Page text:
This is the first part of a four-part blog series where I will cover each of these phases of the M&A process and how you can build security into each phase.
If you read the news, you already know that we’re seeing a huge uptick in mergers and acquisitions (M&A). Global M&A volumes hit a record high in 2021—increasing by 64% over the previous year and topping $5 trillion for the first time ever. This activity continues to surge in 2022 as companies use M&A to manage the still-unpredictable economic effects of the COVID-19 pandemic and find their strategic footing. Deals can help them streamline assets, establish or extend digital capabilities, acquire top talent, and otherwise strengthen their competitive positions.
M&As are all about speed and secrecy. Your business development group will start by researching companies—and in the beginning, it’s completely stealth. In fact, the business development group may be the only people who know what specific companies are even being considered. Once that core team identifies a company that fits their plans, they’ll move forward with the formal M&A process—which we’ve defined in four phases.
Phase One: Due Diligence
The due diligence phase of the M&A process is where information will start being shared between the acquirer (i.e., the buyer) and the target (the company that’s being acquired).
One of the critical errors that many businesses make to keep things as quiet as possible early on is that they don’t inform their security team that an M&A is being explored. Often a security expert is engaged along with the broader team after the due diligence is done and the letter of intent is signed. But that’s really too late. If I’m that due diligence team, I want to understand the security posture of the target company as early as possible. I need to know what technologies they currently have in place to understand the risk levels and the security team will want to start planning out the day one integration.
Business development groups should always involve at least one person from the security team among the trusted entities read in early in the transaction process. A security expert will help ensure secure information sharing and they can also help identify some big potential risks before the companies sign a letter of intent.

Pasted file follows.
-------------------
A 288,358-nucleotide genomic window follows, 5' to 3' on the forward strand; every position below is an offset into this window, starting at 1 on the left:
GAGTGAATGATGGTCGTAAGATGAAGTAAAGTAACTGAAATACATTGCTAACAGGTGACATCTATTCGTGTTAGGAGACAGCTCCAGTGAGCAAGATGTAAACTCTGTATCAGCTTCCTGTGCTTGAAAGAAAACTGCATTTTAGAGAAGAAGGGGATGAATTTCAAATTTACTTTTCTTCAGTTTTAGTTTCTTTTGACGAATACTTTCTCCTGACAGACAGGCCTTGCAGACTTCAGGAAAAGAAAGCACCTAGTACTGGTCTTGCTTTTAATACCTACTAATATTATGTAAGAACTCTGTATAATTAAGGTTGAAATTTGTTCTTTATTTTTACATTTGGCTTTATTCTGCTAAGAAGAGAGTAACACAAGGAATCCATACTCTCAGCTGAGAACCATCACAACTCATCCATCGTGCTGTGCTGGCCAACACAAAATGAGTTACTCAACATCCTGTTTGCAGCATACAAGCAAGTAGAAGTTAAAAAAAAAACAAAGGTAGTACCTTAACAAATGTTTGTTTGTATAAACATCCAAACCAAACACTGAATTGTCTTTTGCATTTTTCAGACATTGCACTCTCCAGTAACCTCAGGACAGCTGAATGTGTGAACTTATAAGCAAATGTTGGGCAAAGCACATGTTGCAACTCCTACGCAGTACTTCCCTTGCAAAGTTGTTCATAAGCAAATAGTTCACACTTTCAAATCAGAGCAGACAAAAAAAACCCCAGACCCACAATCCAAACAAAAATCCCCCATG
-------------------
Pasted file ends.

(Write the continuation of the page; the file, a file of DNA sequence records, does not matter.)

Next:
Target companies may stop doing investments to boost their profit and loss (P&L) statement—including some things that should have been made for maintaining safe operations. Therefore, a key part of this phase has to be evaluating the target company’s impact on the overall security of the organization. You want to discover all the potential costs and the risks of the transaction in advance. And there may be things that aren’t evident on the surface. A cybersecurity due diligence review should evaluate all aspects of the target’s security—including policies, procedures, account management, regulatory compliance, applications, APIs, and cloud/infrastructure security.
It’s not that different from buying a house. A house inspector helps the buyer understand any repairs that need to be made to keep the house safe, and that information helps with negotiating the final terms of the sale. Or if the inspector discovers problems that are too great a risk (like a cracked foundation), it gives the buyer a chance to move on to another property that’s a better investment.
If I’m working for the acquirer, I’m going to be looking at a target from a security perspective to determine the kinds of investments that will have to be made in order to bring them up to the equivalent of the acquiring company. That will be probably the most quantifiable part of it. The second part, though, is going to be how likely is it that they’ve already had a breach that no one knows about. Early detection of an attack or breach could save the acquirer from unwittingly taking on a material liability that might be both expensive and generate bad press.
Acquiring companies have suffered hefty losses by discovering a target’s past data breaches only after completing the final deal transactions. This can result in significant fines and reduction in the target company’s overall deal value. You might need to do millions in clawbacks. In one example from a few years ago, Verizon reduced its offer for Yahoo by $350 million after discovering two massive data breaches in Yahoo’s recent past that had not been fully disclosed
Data is also going to start moving back and forth between the two companies during due diligence. The target is going to send financials, and often data will come the other direction from the acquirer as well. Security needs to be able to see these data flows to make sure information sharing is handled properly.
Stay tuned for Part 2, where I will talk about integration planning and public announcement. For more about how you can fit security into your M&A process, download a copy of the Smoothing Out M&A solution brief.